The term refers to who, as a matter of law, has the right to bring a legal claim, a lawsuit, an arbitration.  So as to prevent a legal ‘free-for-all,’ most legal systems limit the number of persons who can bring a claim in any given situation. Those persons are said to have legal ‘Standing’ or locus standi.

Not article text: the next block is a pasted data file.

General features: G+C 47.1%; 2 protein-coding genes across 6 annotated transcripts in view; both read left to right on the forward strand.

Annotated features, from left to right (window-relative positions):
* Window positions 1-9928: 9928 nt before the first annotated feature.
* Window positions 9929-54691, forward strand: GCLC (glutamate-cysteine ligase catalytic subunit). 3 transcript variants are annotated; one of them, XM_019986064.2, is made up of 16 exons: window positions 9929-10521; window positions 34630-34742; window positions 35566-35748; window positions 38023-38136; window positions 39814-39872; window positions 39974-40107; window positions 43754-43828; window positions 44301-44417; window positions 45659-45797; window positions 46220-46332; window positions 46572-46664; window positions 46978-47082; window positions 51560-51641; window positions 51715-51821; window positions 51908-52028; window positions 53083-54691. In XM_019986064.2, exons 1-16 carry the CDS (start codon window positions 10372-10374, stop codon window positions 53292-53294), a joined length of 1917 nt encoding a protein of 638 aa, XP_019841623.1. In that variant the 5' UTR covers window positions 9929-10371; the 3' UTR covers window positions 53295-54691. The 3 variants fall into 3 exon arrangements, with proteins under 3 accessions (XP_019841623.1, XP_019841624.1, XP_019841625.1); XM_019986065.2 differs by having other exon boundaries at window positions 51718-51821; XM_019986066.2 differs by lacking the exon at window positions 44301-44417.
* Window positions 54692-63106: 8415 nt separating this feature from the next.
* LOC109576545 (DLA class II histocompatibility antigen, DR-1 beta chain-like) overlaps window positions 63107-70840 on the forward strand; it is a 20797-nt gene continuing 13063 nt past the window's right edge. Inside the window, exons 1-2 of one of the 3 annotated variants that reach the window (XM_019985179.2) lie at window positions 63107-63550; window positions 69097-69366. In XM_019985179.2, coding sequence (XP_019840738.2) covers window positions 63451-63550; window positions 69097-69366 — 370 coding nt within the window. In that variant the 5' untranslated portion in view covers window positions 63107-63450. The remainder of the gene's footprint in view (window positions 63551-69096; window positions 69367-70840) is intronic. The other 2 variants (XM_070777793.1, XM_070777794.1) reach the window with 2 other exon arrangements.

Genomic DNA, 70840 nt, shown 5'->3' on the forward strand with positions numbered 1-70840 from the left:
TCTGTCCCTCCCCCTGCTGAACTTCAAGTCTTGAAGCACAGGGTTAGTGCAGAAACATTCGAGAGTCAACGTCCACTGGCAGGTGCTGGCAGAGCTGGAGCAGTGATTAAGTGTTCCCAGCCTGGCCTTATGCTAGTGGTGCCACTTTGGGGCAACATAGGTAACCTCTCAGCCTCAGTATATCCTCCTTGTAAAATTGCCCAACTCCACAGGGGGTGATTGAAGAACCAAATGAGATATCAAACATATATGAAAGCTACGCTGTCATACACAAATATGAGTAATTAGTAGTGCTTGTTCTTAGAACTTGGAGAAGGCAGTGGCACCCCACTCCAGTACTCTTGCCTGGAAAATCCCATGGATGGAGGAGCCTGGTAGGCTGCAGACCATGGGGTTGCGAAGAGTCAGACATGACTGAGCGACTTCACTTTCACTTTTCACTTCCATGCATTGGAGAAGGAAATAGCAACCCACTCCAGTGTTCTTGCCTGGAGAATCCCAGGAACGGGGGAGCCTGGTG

The general principle of standing is that a person bringing a lawsuit or other legal claim has to have suffered some actual injury from the conduct or act complained of, and that injury cannot be too remote in terms of causation (there cannot be too long a chain of causation) and usually has to have been an injury that was a reasonably contemplatable result of that conduct or act. In contract and arbitration law the claimant usually has to be a party to the contract or arbitration agreement, or depending on local law, an intended beneficiary. Standing rules can be very complex and can vary subtly from one legal system to another.

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